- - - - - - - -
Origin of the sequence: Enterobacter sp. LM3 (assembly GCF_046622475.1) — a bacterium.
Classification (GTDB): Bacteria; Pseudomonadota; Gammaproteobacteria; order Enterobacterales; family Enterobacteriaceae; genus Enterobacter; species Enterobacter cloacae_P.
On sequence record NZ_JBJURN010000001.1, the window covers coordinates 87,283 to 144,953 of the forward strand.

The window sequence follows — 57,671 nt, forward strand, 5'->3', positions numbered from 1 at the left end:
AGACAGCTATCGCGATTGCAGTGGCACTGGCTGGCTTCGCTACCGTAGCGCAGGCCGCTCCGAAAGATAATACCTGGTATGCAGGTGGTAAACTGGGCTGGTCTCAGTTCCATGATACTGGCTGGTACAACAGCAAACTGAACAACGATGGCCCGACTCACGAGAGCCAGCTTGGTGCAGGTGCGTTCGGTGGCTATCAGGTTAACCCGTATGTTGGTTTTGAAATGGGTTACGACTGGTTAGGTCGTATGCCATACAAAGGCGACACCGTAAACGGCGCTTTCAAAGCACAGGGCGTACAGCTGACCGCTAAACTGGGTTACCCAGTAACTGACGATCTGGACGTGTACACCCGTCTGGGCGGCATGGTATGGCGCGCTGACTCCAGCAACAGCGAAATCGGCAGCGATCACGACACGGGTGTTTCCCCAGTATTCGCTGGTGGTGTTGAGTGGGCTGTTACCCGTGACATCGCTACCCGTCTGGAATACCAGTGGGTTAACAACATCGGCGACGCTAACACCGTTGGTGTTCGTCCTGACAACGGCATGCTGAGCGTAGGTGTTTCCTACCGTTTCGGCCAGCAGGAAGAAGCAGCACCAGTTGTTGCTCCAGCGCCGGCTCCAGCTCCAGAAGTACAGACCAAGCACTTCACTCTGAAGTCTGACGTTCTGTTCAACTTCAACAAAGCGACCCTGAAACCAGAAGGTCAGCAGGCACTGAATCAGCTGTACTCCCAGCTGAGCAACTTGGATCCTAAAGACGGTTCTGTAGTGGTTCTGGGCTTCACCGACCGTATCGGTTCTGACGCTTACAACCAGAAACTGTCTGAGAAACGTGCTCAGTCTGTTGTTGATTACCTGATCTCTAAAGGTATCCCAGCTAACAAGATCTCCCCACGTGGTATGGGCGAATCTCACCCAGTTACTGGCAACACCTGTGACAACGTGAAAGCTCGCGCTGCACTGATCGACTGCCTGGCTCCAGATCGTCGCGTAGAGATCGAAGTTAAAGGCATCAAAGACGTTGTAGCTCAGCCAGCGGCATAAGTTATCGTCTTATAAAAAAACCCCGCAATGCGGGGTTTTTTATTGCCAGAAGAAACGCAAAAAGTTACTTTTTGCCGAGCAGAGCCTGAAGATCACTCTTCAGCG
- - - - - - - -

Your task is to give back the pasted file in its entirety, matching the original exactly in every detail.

Origin of the sequence: Enterobacter sp. LM3 (assembly GCF_046622475.1) — a bacterium.
Classification (GTDB): Bacteria; Pseudomonadota; Gammaproteobacteria; order Enterobacterales; family Enterobacteriaceae; genus Enterobacter; species Enterobacter cloacae_P.
On sequence record NZ_JBJURN010000001.1, the window covers coordinates 87,283 to 144,953 of the forward strand.

The window sequence follows — 57,671 nt, forward strand, 5'->3', positions numbered from 1 at the left end:
AGACAGCTATCGCGATTGCAGTGGCACTGGCTGGCTTCGCTACCGTAGCGCAGGCCGCTCCGAAAGATAATACCTGGTATGCAGGTGGTAAACTGGGCTGGTCTCAGTTCCATGATACTGGCTGGTACAACAGCAAACTGAACAACGATGGCCCGACTCACGAGAGCCAGCTTGGTGCAGGTGCGTTCGGTGGCTATCAGGTTAACCCGTATGTTGGTTTTGAAATGGGTTACGACTGGTTAGGTCGTATGCCATACAAAGGCGACACCGTAAACGGCGCTTTCAAAGCACAGGGCGTACAGCTGACCGCTAAACTGGGTTACCCAGTAACTGACGATCTGGACGTGTACACCCGTCTGGGCGGCATGGTATGGCGCGCTGACTCCAGCAACAGCGAAATCGGCAGCGATCACGACACGGGTGTTTCCCCAGTATTCGCTGGTGGTGTTGAGTGGGCTGTTACCCGTGACATCGCTACCCGTCTGGAATACCAGTGGGTTAACAACATCGGCGACGCTAACACCGTTGGTGTTCGTCCTGACAACGGCATGCTGAGCGTAGGTGTTTCCTACCGTTTCGGCCAGCAGGAAGAAGCAGCACCAGTTGTTGCTCCAGCGCCGGCTCCAGCTCCAGAAGTACAGACCAAGCACTTCACTCTGAAGTCTGACGTTCTGTTCAACTTCAACAAAGCGACCCTGAAACCAGAAGGTCAGCAGGCACTGAATCAGCTGTACTCCCAGCTGAGCAACTTGGATCCTAAAGACGGTTCTGTAGTGGTTCTGGGCTTCACCGACCGTATCGGTTCTGACGCTTACAACCAGAAACTGTCTGAGAAACGTGCTCAGTCTGTTGTTGATTACCTGATCTCTAAAGGTATCCCAGCTAACAAGATCTCCCCACGTGGTATGGGCGAATCTCACCCAGTTACTGGCAACACCTGTGACAACGTGAAAGCTCGCGCTGCACTGATCGACTGCCTGGCTCCAGATCGTCGCGTAGAGATCGAAGTTAAAGGCATCAAAGACGTTGTAGCTCAGCCAGCGGCATAAGTTATCGTCTTATAAAAAAACCCCGCAATGCGGGGTTTTTTATTGCCAGAAGAAACGCAAAAAGTTACTTTTTGCCGAGCAGAGCCTGAAGATCACTCTTCAGCG